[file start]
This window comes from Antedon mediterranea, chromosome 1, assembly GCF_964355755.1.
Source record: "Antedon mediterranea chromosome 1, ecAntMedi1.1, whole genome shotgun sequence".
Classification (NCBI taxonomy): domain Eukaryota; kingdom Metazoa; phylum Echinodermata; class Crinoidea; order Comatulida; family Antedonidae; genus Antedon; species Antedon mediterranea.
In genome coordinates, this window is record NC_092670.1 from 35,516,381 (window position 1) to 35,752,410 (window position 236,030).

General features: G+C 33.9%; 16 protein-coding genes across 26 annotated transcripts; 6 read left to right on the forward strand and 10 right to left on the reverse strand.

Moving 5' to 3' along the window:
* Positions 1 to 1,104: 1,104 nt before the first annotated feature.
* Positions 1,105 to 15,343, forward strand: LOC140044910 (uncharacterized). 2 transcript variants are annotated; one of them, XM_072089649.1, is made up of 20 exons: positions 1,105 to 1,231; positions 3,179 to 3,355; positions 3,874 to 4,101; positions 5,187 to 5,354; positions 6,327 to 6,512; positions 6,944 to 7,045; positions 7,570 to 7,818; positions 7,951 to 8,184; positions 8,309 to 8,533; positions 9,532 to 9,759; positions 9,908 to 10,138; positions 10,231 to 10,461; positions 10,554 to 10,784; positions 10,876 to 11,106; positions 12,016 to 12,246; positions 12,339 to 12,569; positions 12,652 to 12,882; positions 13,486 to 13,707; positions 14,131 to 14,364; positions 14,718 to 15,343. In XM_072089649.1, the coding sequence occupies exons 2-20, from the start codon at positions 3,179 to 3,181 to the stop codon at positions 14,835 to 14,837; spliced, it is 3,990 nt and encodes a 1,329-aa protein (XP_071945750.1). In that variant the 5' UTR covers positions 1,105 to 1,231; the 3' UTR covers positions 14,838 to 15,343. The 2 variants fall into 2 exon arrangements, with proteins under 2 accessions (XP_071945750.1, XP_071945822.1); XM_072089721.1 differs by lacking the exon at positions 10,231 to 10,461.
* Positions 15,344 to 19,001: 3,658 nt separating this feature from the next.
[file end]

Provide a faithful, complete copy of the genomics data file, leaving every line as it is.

This window comes from Antedon mediterranea, chromosome 1, assembly GCF_964355755.1.
Source record: "Antedon mediterranea chromosome 1, ecAntMedi1.1, whole genome shotgun sequence".
Classification (NCBI taxonomy): domain Eukaryota; kingdom Metazoa; phylum Echinodermata; class Crinoidea; order Comatulida; family Antedonidae; genus Antedon; species Antedon mediterranea.
In genome coordinates, this window is record NC_092670.1 from 35,516,381 (window position 1) to 35,752,410 (window position 236,030).

General features: G+C 33.9%; 16 protein-coding genes across 26 annotated transcripts; 6 read left to right on the forward strand and 10 right to left on the reverse strand.

Moving 5' to 3' along the window:
* Positions 1 to 1,104: 1,104 nt before the first annotated feature.
* Positions 1,105 to 15,343, forward strand: LOC140044910 (uncharacterized). 2 transcript variants are annotated; one of them, XM_072089649.1, is made up of 20 exons: positions 1,105 to 1,231; positions 3,179 to 3,355; positions 3,874 to 4,101; positions 5,187 to 5,354; positions 6,327 to 6,512; positions 6,944 to 7,045; positions 7,570 to 7,818; positions 7,951 to 8,184; positions 8,309 to 8,533; positions 9,532 to 9,759; positions 9,908 to 10,138; positions 10,231 to 10,461; positions 10,554 to 10,784; positions 10,876 to 11,106; positions 12,016 to 12,246; positions 12,339 to 12,569; positions 12,652 to 12,882; positions 13,486 to 13,707; positions 14,131 to 14,364; positions 14,718 to 15,343. In XM_072089649.1, the coding sequence occupies exons 2-20, from the start codon at positions 3,179 to 3,181 to the stop codon at positions 14,835 to 14,837; spliced, it is 3,990 nt and encodes a 1,329-aa protein (XP_071945750.1). In that variant the 5' UTR covers positions 1,105 to 1,231; the 3' UTR covers positions 14,838 to 15,343. The 2 variants fall into 2 exon arrangements, with proteins under 2 accessions (XP_071945750.1, XP_071945822.1); XM_072089721.1 differs by lacking the exon at positions 10,231 to 10,461.
* Positions 15,344 to 19,001: 3,658 nt separating this feature from the next.